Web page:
News and inspiration from Soil for Life

It is Soil for Life’s mission to give poor and hungry people access to nutritious food which will allow them to live healthy active lives. This is done not by giving out food, money or vouchers, but by giving people simple, low-cost, environment- friendly skills to grow their own food. We strive to teach them how to grow a lot of food in small spaces, to conserve water and to make use of all available resources.

People receive training in seed-saving, compost-making and plant propagation, food processing, health and nutrition, in building small businesses and working with money. Our work is not simply about gardening. It’s about ‘growing ‘people who can help themselves on many fronts; survival, making money, creating healthy families, problem-solving, developing creativity and building bridges of goodwill and understanding. It’s about gardening for the body, the mind and the soul.

We have trained a lot of people in the last four years, and watch in awe as some of them have gone on to teach others how to do the same. These people are creating a ripple effect, which we want to turn into a flood of food- and people-growing. That is our vision for the future – where everyone has enough food and money to meet their needs (not their greed).

Two remarkable Capetonian women have taken this knowledge and these skills into their communities to change the lives of the people. Here are their stories. Albertina Ngqame lives in Vrygrond, part of Capricorn Park, not far from Muizenberg. She is the garden co-ordinator for the Sibanye Food Garden Project which has been running since 2004, and she’s totally committed to helping the people in her community to a better life. Practising what she’s learnt from Soil for Life she has a productive vegetable garden – nearly 4000 square metres – a nursery which produces healthy seedlings and plants for her garden and for sale to the public, and a soup kitchen which provides nutritious meals to the children and to the sick and elderly. The vegetables from her garden not only go into the soup pot, but are a good enough quality to be sold in local health food outlets, thus providing her with another source of income.

She attended a Soil for Life food processing workshop last year and learnt how to make jams, pickles and chutneys using surplus garden produce. She has a ready market for her goods and will get into full production shortly in her recently acquired ‘container’ kitchen. A cut flower garden is also amongst her plans as the folk in nearby Marina Da Gama have assured her of their support. Albertina’s enthusiasm and energy have enabled her to cope with the many problems that have beset the garden and soup kitchen, not the least of which was the theft of all the newly acquired soup kitchen equipment not so long ago. What’s more, the garden is not her only responsibility. She has a family, is a voluntary police reservist, works with the street children and performs various other duties as required by the local council. Her pride in the garden is obvious and her enthusiasm, determination and courage are a shining example in the community. She is certain to inspire others to get involved in this very worthwhile project, even if it’s simply to buy a cup of wholesome soup, or the family meal, on the way home at night.

Fatima Damon of Seawinds, just around the corner from Vrygrond, describes her experience with food gardening: “In February 2005, I went on a food gardening course in Mpumlani Village for three days. Those three days changed my outlook on people, poverty and life! I started at home with a cauliflower seedling that I received at the course. I planted it in a 5 litre ice-cream tub, fed it, watered it and loved it for three months and there it was—white, beautiful, rooting completing out of the tub and ready to eat, but I could not eat it. I was too proud.”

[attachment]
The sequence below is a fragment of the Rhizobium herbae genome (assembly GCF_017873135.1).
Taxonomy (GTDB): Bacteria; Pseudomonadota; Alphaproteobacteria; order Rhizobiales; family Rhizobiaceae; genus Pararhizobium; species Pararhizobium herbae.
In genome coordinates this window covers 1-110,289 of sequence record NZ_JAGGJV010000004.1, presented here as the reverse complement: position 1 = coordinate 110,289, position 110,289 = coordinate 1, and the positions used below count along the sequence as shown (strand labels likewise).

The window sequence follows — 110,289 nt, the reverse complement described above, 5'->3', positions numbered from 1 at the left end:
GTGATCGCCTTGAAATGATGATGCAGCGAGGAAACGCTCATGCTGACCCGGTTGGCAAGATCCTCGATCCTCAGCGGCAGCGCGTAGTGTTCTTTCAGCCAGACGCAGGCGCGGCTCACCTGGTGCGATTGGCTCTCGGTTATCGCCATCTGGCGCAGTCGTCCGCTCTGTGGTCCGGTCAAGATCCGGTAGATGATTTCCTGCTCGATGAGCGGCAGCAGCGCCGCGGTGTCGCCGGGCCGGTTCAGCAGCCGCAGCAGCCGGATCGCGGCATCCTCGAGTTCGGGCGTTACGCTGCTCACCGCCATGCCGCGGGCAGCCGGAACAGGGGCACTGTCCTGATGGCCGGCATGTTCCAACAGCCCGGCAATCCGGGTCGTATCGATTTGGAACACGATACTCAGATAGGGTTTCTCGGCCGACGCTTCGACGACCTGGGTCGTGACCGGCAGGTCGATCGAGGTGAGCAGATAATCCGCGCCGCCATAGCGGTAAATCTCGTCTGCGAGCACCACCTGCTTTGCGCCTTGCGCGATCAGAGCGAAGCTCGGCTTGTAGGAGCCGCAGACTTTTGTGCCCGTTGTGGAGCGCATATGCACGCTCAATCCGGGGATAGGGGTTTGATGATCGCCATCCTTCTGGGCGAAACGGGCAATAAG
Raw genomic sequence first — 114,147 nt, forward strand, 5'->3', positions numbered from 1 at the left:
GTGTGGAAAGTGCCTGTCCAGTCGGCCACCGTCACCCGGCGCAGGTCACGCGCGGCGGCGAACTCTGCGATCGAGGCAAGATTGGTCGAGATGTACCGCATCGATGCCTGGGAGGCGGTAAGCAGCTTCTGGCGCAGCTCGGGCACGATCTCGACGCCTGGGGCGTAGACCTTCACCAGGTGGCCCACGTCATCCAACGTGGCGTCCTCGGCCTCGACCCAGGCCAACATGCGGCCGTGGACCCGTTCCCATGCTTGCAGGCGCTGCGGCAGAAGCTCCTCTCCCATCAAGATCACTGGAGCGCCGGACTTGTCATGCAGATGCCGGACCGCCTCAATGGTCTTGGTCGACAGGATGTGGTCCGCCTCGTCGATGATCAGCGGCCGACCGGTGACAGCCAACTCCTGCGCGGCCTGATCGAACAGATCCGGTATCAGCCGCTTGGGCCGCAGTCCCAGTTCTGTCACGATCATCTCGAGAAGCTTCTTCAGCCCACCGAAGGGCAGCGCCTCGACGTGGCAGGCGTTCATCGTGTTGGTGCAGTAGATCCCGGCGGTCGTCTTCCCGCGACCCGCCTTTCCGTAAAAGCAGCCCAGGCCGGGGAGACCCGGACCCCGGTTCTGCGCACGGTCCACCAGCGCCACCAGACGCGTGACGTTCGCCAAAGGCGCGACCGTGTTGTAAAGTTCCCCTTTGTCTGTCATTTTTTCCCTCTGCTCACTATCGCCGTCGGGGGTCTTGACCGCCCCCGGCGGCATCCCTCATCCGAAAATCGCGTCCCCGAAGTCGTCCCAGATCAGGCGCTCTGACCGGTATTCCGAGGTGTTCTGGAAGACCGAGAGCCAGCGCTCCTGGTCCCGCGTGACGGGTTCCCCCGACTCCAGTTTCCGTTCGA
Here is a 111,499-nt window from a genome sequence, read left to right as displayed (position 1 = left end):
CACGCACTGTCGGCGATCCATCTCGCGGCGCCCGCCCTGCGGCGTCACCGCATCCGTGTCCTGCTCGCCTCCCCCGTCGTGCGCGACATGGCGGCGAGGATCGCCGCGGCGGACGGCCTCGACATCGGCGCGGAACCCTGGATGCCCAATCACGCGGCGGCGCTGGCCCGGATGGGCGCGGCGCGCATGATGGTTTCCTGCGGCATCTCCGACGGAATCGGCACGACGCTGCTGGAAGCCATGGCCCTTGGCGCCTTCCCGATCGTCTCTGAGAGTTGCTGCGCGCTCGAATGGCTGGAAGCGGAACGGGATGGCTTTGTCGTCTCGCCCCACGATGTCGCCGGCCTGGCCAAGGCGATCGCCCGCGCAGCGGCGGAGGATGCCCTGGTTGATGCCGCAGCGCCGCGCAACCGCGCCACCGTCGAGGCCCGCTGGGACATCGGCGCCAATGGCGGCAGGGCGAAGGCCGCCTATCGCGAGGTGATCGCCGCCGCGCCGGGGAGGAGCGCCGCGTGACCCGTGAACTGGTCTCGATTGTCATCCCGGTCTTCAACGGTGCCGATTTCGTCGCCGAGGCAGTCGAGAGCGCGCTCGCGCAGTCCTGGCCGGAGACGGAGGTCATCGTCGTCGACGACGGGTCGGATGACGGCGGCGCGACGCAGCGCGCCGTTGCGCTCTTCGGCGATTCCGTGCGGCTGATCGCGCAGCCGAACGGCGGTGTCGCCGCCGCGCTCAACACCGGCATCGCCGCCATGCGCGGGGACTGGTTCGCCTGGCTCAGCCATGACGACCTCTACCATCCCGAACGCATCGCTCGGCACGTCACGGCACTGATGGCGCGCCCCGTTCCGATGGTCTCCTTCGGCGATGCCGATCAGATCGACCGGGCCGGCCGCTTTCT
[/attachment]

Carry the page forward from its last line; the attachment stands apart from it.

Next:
“An old lady (Aunty Sannie) caught the seed and we replanted them into my first seed bed and from there, I now have 3 trenches, at least six months’ supply of vegetables, and seedlings in seed boxes ready to be given as a motivation for anyone willing to love the plants. My children and I, and a little 9 year old boy, have made trench beds at two other homes, given out plants to others who are keen on making their own trench beds, made friends with the nursery man in the squatter camp who helps as much as he can. I have benefited a great deal from this.”

“Neville from the (Hillview) food garden has provided me with some seed and said that if he gets more compost or black sand, he will help out too. This nine year old boy has had a lot of behaviour problems due to circumstances too much even for an adult to handle. In six weeks, he has melted into such a loving caring child by planting a seed, watering it and watch it grow. Then once it is grown enough, we give them out to people. It is a simple action but, Pat, this boy has become so gentle, responsible and eager to help-even his voice is softer.”

“My children have been actively involved in the process too and the value for them is to really see why their mother makes these sacrifices for people that don’t care. They now understand that the community work is not just about helping others but developing yourself and they see this from the knowledge they’ve gained from planting a seed. The course I went on was done by Soil for Life. It was three days long but the impact of that course, with a small amount or effort overflowed to an entire community. People pass my back gate and now ask how to make their own garden. Keep doing what you’re doing. Keep requesting for assistance from the Council. Keep on believing. Your projects change people’s lives.”

We need more people like Fatima and Albertina. May their lights burn ever more brightly to light up the lives of all those around them. We salute them both.